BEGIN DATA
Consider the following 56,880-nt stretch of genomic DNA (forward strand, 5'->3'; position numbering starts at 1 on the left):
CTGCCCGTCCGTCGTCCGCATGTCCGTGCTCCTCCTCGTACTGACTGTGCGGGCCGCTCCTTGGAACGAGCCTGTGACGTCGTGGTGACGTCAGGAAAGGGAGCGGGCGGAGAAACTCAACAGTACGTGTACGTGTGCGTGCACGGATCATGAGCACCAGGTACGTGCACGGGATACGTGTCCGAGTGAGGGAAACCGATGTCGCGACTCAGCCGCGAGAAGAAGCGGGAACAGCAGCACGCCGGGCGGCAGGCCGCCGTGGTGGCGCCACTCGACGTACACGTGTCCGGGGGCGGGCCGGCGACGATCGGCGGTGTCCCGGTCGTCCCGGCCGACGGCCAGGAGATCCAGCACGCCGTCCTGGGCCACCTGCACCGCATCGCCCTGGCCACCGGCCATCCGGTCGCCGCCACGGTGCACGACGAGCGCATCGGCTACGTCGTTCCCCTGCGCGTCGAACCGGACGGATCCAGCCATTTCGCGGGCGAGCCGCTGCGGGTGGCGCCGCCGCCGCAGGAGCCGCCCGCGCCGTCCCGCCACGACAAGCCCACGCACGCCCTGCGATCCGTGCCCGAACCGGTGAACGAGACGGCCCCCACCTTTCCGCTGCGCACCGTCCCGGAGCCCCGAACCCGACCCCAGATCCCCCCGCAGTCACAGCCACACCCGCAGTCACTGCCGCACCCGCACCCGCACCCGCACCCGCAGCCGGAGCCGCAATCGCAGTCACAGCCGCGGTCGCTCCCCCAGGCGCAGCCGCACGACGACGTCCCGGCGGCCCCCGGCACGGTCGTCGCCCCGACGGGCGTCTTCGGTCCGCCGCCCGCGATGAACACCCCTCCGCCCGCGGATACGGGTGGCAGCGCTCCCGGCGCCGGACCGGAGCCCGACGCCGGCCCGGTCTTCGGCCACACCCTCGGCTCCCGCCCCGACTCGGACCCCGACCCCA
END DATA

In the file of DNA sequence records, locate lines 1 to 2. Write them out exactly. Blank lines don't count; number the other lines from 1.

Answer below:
Consider the following 56,880-nt stretch of genomic DNA (forward strand, 5'->3'; position numbering starts at 1 on the left):
CTGCCCGTCCGTCGTCCGCATGTCCGTGCTCCTCCTCGTACTGACTGTGCGGGCCGCTCCTTGGAACGAGCCTGTGACGTCGTGGTGACGTCAGGAAAGGGAGCGGGCGGAGAAACTCAACAGTACGTGTACGTGTGCGTGCACGGATCATGAGCACCAGGTACGTGCACGGGATACGTGTCCGAGTGAGGGAAACCGATGTCGCGACTCAGCCGCGAGAAGAAGCGGGAACAGCAGCACGCCGGGCGGCAGGCCGCCGTGGTGGCGCCACTCGACGTACACGTGTCCGGGGGCGGGCCGGCGACGATCGGCGGTGTCCCGGTCGTCCCGGCCGACGGCCAGGAGATCCAGCACGCCGTCCTGGGCCACCTGCACCGCATCGCCCTGGCCACCGGCCATCCGGTCGCCGCCACGGTGCACGACGAGCGCATCGGCTACGTCGTTCCCCTGCGCGTCGAACCGGACGGATCCAGCCATTTCGCGGGCGAGCCGCTGCGGGTGGCGCCGCCGCCGCAGGAGCCGCCCGCGCCGTCCCGCCACGACAAGCCCACGCACGCCCTGCGATCCGTGCCCGAACCGGTGAACGAGACGGCCCCCACCTTTCCGCTGCGCACCGTCCCGGAGCCCCGAACCCGACCCCAGATCCCCCCGCAGTCACAGCCACACCCGCAGTCACTGCCGCACCCGCACCCGCACCCGCACCCGCAGCCGGAGCCGCAATCGCAGTCACAGCCGCGGTCGCTCCCCCAGGCGCAGCCGCACGACGACGTCCCGGCGGCCCCCGGCACGGTCGTCGCCCCGACGGGCGTCTTCGGTCCGCCGCCCGCGATGAACACCCCTCCGCCCGCGGATACGGGTGGCAGCGCTCCCGGCGCCGGACCGGAGCCCGACGCCGGCCCGGTCTTCGGCCACACCCTCGGCTCCCGCCCCGACTCGGACCCCGACCCCA